When we do decide to fight, it is imperative that our strategies be superior to those of our opponents. I'd argue that doesn't mean devising "exit strategies." Instead, we should have a coherent "theory of victory" for any conflict judged to be in the American interest.

It also means having reasonable expectations. Transforming Afghanistan into Costa Rica is not within the realm of the possible. Preventing Afghanistan from again becoming a terrorist playground, on the other hand, is perhaps doable.

Dan Crenshaw, a former Navy SEAL, now a member of Congress (R-TX), makes the case for the modest concept of "mission success."


For example, in Syria at the moment, a few hundred highly skilled American troops, supporting Arab and Kurdish partners, are both preventing a revival of ISIS and helping contain Iran. This is a textbook example of "economy of force" -- much preferable to sending in hundreds of thousands of troops or pulling out all forces, leaving a vacuum our enemies quickly fill.

"Bring our boys home!" is a nice slogan, but as Rep. Crenshaw also pointed out, the men and women volunteering to serve in America's armed forces are not doing so in order to hang around the house drinking beer. 

They are taking the fight to the bad guys, ensuring that America's enemies cannot plot in comfort and safety, and hindering their efforts to bring the war home to us. America's professional warriors deserve to be applauded, not patronized.

Back in the 1960s, the hippies had a saying: "Suppose they gave a war and nobody came." The chowderheads at such groups as Code Pink will never understand that America's enemies will keep on coming so long as they think they have a chance to damage, defeat, and destroy us.

That prominent politicians, journalists, and think tank denizens that cling to such fantasies is both disappointing and distressing.

Originally published at JNS.org - reposted with permission.




Other News

February 20, 202010 Plagues That Are Hitting Our Planet Simultaneously

All of a sudden, really crazy things are starting to happen all over the world. Giant swarms of locusts are absolutely devastating entire...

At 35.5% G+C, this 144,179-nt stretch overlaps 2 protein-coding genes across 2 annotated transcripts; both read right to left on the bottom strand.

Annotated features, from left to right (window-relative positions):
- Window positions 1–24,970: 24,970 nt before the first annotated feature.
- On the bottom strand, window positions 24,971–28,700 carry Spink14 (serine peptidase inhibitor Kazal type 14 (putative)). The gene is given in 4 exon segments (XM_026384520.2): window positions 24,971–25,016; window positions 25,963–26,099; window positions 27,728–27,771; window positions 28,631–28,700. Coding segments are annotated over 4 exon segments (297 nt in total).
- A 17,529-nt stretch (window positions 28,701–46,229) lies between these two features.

February 20, 2020The Fall Of The Boy Scouts - Lessons For The Church

It's one of the saddest, most predictable "I-told-you-so" moments of our generation. The Boy Scouts, where future moon walkers and preside...

February 20, 2020The Revival Of Witchcraft - 'Christian Witches' To Gather In Salem Easter Sunday

A group of self-professed "Christian witches" announced they will be holding their annual convention on Easter in Salem, Massachusetts. ...

February 20, 2020Ticking Time Bomb - Islamist's Migrating Into Europe

A new report, "What Terrorist Migration Over European Borders Can Teach About American Border Security", describes the extent to which te...

February 17, 2020Christian Pastor Faces Criminal Investigation For Booklet Opposing Homosexuality

The leader of a confessional Lutheran denomination in Finland was recently questioned by the police about his responsibility in the distri...

February 17, 2020Cashless Agenda? China Is Restricting Cash Notes To Stop Virus Spreading

The People's Bank of China has announced that it has taken a number of actions to fight the spread of the coronavirus infecting the countr...

February 17, 2020Nike Swooshes In To Attack Women's Sports

First, they attacked America. Then adoption. Now, women. Honestly, with such a busy schedule of political extremism, it's a mystery how Ni...

Get Breaking News